> detailed solution. I'm hoping I haven't lost the information on the
> drive. I'd like to redo the bios, if possible and just reboot to the
> hard drive. If I want to do a backup again, I'll try something
> besides Ghost.
>
>
> --
> les_stockton
April 25, 2005 3:47:45 AM

Archived from groups: microsoft.public.windowsxp.hardware (More info?)

"les_stockton" <les_stockton.1o0npm@pcbanter.net> wrote in message
news:les_stockton.1o0npm@pcbanter.net...
>
> I've had XP Home running on a Sony Vaio for a couple of months. The
> main hard drive is a 160 gig Maxtor 6Y160P0. I remember when I
> initially struggled to install the OS, that XP didn't like this drive
> because it was larger than 137 gig or 127 gig (I don't recall, off
> hand). However, Maxtor's MaxBlast software installed bios that allowed
> using the drive and booting to it.
> Today, I tried using Ghost 2003 to do a backup to CD. This was a big
> mistake and I'll never use Ghost again.
> Ghost gave no indication of anything wrong. It's supposed to reboot
> into DOS and run without windows so that it can properly backup the
> primary boot drive. Well, it wouldn't boot at all. There was some
> problem with Ghost, which I never figured out. I just tried rebooting
> back to my hard drive, but the bios appears to have changed. It will
> no longer boot to my hard drive either.
> I've heard that other people have had this problem, but I've not seen a
> detailed solution. I'm hoping I haven't lost the information on the
> drive. I'd like to redo the bios, if possible and just reboot to the
> hard drive. If I want to do a backup again, I'll try something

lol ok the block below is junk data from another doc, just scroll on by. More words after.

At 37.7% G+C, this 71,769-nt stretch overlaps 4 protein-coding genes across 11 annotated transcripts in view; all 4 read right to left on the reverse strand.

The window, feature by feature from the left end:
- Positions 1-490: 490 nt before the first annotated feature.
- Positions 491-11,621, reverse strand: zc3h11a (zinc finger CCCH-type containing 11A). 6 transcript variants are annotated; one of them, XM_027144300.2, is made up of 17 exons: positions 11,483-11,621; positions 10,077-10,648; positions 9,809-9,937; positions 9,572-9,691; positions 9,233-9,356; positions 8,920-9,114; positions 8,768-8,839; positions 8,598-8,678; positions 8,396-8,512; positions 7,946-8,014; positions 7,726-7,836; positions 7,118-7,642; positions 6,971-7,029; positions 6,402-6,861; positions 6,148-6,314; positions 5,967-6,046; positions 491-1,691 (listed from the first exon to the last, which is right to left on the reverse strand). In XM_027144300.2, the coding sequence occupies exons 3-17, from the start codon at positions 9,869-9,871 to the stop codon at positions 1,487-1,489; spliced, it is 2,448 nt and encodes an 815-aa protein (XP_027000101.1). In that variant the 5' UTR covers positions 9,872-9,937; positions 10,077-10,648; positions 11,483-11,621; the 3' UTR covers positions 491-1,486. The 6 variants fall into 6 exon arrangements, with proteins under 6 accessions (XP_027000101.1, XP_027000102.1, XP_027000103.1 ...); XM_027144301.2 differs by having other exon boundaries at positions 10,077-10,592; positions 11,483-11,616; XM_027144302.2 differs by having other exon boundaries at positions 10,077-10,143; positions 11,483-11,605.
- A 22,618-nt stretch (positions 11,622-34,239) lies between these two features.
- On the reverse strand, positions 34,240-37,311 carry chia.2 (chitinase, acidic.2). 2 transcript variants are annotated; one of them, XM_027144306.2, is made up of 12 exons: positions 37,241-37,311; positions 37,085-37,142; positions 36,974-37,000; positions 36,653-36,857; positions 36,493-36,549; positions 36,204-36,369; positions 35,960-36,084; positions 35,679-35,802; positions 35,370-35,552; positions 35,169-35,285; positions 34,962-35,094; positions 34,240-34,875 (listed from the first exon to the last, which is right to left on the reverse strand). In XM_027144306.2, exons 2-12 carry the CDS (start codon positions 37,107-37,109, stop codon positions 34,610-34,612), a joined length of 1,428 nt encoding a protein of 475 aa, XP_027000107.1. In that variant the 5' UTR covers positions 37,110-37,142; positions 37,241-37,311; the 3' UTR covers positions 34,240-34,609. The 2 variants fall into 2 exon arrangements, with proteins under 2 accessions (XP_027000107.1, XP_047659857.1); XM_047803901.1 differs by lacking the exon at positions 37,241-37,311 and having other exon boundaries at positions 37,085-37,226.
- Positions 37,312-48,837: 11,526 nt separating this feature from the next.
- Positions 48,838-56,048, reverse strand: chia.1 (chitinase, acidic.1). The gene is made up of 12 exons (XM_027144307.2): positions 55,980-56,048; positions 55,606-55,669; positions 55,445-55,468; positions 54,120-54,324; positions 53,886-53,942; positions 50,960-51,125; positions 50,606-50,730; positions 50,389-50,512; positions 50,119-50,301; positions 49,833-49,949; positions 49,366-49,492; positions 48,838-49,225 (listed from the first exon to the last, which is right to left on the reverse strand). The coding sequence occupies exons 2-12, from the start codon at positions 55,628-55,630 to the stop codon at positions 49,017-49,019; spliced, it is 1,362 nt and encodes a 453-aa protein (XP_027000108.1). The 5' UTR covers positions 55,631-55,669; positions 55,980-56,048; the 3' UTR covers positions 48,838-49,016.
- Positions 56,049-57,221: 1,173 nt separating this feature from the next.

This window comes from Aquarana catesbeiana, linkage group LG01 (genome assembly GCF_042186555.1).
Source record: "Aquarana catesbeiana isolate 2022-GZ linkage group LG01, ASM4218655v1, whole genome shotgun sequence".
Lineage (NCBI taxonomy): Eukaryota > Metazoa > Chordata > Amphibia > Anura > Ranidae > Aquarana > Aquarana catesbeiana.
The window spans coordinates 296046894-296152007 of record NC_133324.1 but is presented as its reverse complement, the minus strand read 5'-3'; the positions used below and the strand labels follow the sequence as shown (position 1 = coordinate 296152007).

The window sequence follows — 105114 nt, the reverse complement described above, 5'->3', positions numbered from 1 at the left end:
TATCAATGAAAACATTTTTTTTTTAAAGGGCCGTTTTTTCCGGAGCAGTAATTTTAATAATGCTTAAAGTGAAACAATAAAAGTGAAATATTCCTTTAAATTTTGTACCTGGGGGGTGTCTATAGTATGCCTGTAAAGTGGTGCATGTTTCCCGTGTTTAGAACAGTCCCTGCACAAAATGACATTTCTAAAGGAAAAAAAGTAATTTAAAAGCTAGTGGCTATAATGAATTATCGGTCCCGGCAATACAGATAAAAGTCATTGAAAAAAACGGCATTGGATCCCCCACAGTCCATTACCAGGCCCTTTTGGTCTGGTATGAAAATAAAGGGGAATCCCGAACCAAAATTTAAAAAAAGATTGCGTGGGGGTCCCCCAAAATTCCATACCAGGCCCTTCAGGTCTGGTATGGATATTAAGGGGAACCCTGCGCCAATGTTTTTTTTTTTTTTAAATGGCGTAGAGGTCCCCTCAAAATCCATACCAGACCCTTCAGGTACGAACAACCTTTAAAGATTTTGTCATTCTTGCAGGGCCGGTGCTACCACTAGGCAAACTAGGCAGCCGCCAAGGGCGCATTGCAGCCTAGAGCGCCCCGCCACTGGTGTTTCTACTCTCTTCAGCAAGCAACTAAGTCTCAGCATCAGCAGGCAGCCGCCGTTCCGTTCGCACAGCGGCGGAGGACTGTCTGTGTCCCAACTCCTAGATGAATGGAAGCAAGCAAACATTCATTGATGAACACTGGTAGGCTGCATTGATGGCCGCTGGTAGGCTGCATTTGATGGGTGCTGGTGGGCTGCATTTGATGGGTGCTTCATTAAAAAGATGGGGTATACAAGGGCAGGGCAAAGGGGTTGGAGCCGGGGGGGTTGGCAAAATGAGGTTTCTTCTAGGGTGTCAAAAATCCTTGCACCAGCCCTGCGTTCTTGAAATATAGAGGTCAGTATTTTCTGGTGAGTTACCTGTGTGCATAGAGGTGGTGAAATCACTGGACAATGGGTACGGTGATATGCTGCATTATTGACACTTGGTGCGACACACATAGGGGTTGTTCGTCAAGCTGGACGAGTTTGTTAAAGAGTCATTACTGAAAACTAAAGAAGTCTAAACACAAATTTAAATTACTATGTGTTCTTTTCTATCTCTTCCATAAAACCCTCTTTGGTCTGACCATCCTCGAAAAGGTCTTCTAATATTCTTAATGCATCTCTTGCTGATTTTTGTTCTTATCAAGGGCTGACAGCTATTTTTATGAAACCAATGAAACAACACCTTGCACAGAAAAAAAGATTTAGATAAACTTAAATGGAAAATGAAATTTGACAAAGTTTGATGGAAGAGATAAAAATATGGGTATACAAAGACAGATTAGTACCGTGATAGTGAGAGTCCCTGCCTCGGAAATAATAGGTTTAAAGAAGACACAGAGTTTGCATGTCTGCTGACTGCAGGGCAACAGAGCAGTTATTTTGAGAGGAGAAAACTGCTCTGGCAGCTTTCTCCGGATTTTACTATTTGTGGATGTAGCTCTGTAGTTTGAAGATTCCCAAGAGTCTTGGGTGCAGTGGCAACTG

> besides Ghost.
> --
> les_stockton


Les...
Unfortunately "the big mistake" you made (possibly among others) is that you
used that accursed MaxBlast overlay program when you installed your HD. As
any computer repair technician will tell you, these third-party "drive
overlay" programs are curses. They install proprietary non-standard
modifications to your system that will invariably "rise up and bite you" one
day (as might have happened in your situation). And this is even when the
program comes from the manufacturer of the HD you're installing.

Simply stated -- there is *no* place for these types of programs in an XP
environment. The XP partitioning/formatting process during the XP install or
subsequently using XP's Disk Management utility is all you will, or should,
ever need in this area. There are two basic requirements for the XP OS to
recognize large-capacity disks...
1. Your motherboard's BIOS must support large-capacity (> 137 GB) disks.
Your Sony motherboard most certainly does.
2. XP must include SP1 and/or SP2.

The reason "that XP didn't like this drive", meaning it didn't initially
recognize the full capacity of your 160 GB HD was surely because your XP OS
did not include SP1 and/or SP2 at the time of the installation. Had XP
included SP1 and/or SP2 at the time of the OS install, the full capacity of
your HD would have been recognized.

The Ghost 2003 program is a tried-and-true program to clone the contents of
one HD to another HD in order to create & maintain a near-failsafe backup